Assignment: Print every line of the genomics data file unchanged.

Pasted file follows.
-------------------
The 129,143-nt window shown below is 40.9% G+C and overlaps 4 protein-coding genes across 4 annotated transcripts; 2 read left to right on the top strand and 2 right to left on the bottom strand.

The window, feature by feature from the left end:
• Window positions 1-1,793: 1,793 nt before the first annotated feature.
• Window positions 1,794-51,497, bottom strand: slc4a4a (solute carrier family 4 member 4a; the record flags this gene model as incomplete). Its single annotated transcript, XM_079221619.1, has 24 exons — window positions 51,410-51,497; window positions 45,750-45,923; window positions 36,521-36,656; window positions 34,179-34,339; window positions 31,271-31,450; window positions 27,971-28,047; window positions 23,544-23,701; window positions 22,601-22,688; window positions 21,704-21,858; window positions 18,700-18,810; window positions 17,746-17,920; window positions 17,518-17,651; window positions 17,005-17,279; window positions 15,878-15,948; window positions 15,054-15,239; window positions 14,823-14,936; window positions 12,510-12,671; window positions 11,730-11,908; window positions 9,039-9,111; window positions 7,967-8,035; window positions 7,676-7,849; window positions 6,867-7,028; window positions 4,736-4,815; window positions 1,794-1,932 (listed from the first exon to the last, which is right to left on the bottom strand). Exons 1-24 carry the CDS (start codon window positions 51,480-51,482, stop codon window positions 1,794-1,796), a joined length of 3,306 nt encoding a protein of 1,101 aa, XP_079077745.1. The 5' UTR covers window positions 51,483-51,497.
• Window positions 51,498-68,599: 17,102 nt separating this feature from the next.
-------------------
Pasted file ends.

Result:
The 129,143-nt window shown below is 40.9% G+C and overlaps 4 protein-coding genes across 4 annotated transcripts; 2 read left to right on the top strand and 2 right to left on the bottom strand.

The window, feature by feature from the left end:
• Window positions 1-1,793: 1,793 nt before the first annotated feature.
• Window positions 1,794-51,497, bottom strand: slc4a4a (solute carrier family 4 member 4a; the record flags this gene model as incomplete). Its single annotated transcript, XM_079221619.1, has 24 exons — window positions 51,410-51,497; window positions 45,750-45,923; window positions 36,521-36,656; window positions 34,179-34,339; window positions 31,271-31,450; window positions 27,971-28,047; window positions 23,544-23,701; window positions 22,601-22,688; window positions 21,704-21,858; window positions 18,700-18,810; window positions 17,746-17,920; window positions 17,518-17,651; window positions 17,005-17,279; window positions 15,878-15,948; window positions 15,054-15,239; window positions 14,823-14,936; window positions 12,510-12,671; window positions 11,730-11,908; window positions 9,039-9,111; window positions 7,967-8,035; window positions 7,676-7,849; window positions 6,867-7,028; window positions 4,736-4,815; window positions 1,794-1,932 (listed from the first exon to the last, which is right to left on the bottom strand). Exons 1-24 carry the CDS (start codon window positions 51,480-51,482, stop codon window positions 1,794-1,796), a joined length of 3,306 nt encoding a protein of 1,101 aa, XP_079077745.1. The 5' UTR covers window positions 51,483-51,497.
• Window positions 51,498-68,599: 17,102 nt separating this feature from the next.